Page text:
Top News on Jan. 15 that You Might Have Missed
Brian is a member of The Motley Fool Blog Network -- entries represent the personal opinion of the blogger and are not formally edited.
Every day I provide the top news that you may or may not have heard for that particular day. This includes news that often slips through the cracks of whatever headline is dominating the market. On Tuesday, there was a lot of company specific and overall segment related news that could have long-lasting effects. Therefore, let’s take a look at a few of these top stories.
Apple 'Closes' Below $500
For the first time in 11 months, shares of Apple (NASDAQ: AAPL) closed below $500 following a downgrade and a slashed price target from $660 to $530 by Nomura. In addition, concerns continue to mount regarding iPhone 5 demand, as the WSJ reported that component orders had been slashed 50%.
The most frustrating part of the Apple story is that the company can not comment, as it prepares to announce earnings. In the process of its massive fall Apple has now become a stock yielding almost 2.2%. The perception continues to fall with each passing day, as recent data from Bernstein shows that the stock is losing its appeal to growth funds as well as retail investors. The trend of this stock will be closely monitored over the next few months as funds rebalance, and will most definitely hold its position for many days as producing “top news.”
Wal-Mart Sets Goal to Grow the Economy
Apple may be the largest company in the world, but there's no doubt that Wal-Mart (NYSE: WMT) is still the most powerful, with the best grasp on the economy. The company already employees over 2 million workers worldwide, but on Tuesday they announced plans to hire an additional 100,000 veterans and to buy $50 billion in U.S.-made goods.
This was big news for the retailer, as most large companies have elected to operate conservatively with large amounts of cash on their balance sheet. The company also saw its stock rise 1% after the announcement, however there are some concerns that analysts may come crashing down due to heavy assessments of margin pressure. Therefore, I’d continue to monitor this development.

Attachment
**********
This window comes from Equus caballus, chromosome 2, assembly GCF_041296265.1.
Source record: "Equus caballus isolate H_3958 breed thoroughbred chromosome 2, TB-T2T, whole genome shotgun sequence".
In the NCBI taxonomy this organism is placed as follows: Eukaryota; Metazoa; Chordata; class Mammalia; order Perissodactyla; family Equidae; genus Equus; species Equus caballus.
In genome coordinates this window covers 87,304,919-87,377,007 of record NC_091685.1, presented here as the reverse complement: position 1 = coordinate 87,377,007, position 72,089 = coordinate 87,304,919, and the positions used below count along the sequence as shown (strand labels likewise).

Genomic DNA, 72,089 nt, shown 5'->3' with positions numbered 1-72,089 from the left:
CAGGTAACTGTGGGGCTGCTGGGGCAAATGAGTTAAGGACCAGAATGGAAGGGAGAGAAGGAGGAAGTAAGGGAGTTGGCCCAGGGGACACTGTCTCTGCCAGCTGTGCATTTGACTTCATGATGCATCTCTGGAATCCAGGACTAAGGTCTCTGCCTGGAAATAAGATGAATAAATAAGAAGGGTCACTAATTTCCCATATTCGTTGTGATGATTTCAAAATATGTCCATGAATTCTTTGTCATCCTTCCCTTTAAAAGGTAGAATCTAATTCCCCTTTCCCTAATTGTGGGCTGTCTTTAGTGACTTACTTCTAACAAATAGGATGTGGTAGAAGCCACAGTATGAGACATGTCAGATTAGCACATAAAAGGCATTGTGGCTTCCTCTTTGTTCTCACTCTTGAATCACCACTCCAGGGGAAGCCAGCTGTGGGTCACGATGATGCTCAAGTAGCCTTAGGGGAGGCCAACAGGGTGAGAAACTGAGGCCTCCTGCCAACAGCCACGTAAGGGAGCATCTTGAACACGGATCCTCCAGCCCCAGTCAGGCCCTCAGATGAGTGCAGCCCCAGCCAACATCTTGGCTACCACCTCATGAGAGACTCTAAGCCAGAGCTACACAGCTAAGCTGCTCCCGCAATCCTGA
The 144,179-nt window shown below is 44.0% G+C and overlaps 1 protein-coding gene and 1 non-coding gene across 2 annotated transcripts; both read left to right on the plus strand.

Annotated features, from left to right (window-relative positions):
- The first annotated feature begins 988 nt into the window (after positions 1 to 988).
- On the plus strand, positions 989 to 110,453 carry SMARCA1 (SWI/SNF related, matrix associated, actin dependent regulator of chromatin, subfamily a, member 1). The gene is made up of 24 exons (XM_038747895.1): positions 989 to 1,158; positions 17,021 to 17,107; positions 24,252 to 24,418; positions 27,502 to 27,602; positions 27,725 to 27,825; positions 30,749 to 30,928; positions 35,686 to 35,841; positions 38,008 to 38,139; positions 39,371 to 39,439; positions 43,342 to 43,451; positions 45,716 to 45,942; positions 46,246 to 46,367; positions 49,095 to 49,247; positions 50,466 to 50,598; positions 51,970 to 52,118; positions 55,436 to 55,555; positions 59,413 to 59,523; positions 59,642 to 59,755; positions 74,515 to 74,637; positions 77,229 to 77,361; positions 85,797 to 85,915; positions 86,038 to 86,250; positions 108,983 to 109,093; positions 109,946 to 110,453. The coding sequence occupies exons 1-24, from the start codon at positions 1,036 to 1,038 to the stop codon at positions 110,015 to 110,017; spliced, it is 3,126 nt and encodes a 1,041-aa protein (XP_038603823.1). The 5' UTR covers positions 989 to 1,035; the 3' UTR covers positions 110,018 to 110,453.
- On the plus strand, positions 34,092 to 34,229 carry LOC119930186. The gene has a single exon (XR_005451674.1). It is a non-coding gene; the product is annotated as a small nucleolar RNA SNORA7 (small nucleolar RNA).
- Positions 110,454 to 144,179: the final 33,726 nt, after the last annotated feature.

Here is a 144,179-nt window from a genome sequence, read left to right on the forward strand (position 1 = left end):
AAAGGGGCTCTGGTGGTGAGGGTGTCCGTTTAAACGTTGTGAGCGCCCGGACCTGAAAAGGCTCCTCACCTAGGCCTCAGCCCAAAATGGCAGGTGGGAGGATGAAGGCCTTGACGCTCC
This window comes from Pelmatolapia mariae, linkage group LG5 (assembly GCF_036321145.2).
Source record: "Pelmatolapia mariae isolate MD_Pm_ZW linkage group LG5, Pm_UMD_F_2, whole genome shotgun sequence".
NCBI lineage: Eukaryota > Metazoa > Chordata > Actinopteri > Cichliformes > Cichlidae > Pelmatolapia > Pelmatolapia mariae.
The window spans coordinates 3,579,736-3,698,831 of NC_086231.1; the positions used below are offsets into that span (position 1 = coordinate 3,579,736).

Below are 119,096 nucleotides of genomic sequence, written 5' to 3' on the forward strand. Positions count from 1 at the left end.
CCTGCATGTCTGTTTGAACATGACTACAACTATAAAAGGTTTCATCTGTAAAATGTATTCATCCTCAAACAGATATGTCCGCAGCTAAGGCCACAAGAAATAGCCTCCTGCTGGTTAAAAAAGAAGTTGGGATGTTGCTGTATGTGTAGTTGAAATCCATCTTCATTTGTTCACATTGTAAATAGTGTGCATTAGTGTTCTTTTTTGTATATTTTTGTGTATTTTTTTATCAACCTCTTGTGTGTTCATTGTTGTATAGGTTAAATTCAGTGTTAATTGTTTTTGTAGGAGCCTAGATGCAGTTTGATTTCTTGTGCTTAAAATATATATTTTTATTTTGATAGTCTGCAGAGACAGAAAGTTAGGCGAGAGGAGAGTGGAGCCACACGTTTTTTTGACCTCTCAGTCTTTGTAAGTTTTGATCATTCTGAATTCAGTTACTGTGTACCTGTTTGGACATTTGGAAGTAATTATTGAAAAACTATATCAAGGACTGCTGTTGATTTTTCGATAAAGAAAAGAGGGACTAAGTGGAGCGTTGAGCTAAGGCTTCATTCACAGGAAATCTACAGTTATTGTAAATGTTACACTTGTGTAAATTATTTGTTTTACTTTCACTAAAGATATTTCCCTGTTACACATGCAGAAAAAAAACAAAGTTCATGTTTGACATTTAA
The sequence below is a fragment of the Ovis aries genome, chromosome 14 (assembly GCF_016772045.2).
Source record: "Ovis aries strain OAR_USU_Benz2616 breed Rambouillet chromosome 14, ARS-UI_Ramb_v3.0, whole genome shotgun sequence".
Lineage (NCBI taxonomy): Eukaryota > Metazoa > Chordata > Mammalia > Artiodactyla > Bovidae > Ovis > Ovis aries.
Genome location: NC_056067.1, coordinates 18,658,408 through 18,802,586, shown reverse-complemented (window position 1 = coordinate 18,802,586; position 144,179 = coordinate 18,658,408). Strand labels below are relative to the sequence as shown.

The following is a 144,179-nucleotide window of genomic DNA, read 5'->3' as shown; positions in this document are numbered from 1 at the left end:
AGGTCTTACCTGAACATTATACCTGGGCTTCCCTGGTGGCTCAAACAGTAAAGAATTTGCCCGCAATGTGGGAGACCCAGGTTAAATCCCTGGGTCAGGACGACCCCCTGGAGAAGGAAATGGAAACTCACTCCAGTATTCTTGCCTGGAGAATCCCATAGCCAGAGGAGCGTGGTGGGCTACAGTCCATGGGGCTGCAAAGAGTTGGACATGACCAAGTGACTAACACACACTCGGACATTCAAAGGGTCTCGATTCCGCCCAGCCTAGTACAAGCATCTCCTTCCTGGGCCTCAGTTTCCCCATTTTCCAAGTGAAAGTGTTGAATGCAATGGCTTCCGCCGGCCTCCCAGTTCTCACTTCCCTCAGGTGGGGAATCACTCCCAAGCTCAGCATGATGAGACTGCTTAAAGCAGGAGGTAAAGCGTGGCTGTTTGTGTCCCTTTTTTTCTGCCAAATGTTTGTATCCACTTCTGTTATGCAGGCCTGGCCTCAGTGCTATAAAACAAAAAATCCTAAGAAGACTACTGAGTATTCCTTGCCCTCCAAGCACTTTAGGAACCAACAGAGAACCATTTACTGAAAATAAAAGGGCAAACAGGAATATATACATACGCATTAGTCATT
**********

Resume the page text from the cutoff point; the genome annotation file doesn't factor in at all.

Steroids in Sports Is 'Costly' to More than Just the Game
In case you got bored with CNBC or Fox News, then maybe you flipped on to another channel and found that Lance Armstrong was dominating the news. The most decorated cyclist of all-time, and the cancer pioneer, finally admitted after years of denial that he had in fact used steroids, during an interview with Oprah Winfrey.
The confession is expected to cost the cyclist millions in lawsuits due to allegations of slander and abuse towards his peers. However, retail giant Nike (NYSE: NKE) could also be at the forefront of these lawsuits. Analysts expect a flurry of lawsuits as a result of Armstrong’s confession against the company that sponsored him for years, Nike. Reportedly, Nike had been at the epicenter of several cover-up scandals over the years and supposedly the reality of Armstrong’s secret life could cost the company many millions combined with a change in public perception.
Graphic Search May be Cool, but it’s No Facebook Smartphone
Facebook (NASDAQ: FB) has rallied for weeks, actually months, as certain segments of its business have strengthened and as we await its next “big thing.” In the days prior, Facebook shares have rallied higher, crossing the $30 mark, in anticipation of its Jan. 15 event. However, the event in some ways was disappointing to many who were expecting to see the first glimpse of a Facebook smartphone.
Instead, we got “Graphic Search,” which is the company’s first social search. The new feature will hopefully increase a user’s activity on Facebook and also open new doors for advertising. Long-term it may be a good fit, but for now, it caused a 2.75% decline in shares of the stock.
Dell Continues to Rally Higher
Dell (NASDAQ: DELL) has traded higher by 20% in the last two days as rumors of a private equity takeover begin to look more likely. On Tuesday, there were two companies mentioned as serious contenders: LBO and Silver Lake. This adds substance to the rumors, and created additional gains for the stock.
However, the big question now is regarding the purchase price. Perhaps the buyout will produce an immediate 20% return, but with a 20% gain in the last two days I’d consider the possibility that the full premium is quickly approaching, and that minimum upside exists.
Developments such as these ultimately dictate the direction of a stock, both short and long term. Therefore, it’s important that investors are aware of these developments and then, with additional due diligence, use the information to make an educated investment decision. With that being said, stay tuned to what may happen next.
BrianNichols owns shares of Apple. The Motley Fool recommends Apple, Facebook, and Nike. The Motley Fool owns shares of Apple, Facebook, and Nike. Try any of our Foolish newsletter services free for 30 days. We Fools may not all hold the same opinions, but we all believe that considering a diverse range of insights makes us better investors. The Motley Fool has a disclosure policy. Is this post wrong? Click here. Think you can do better? Join us and write your own!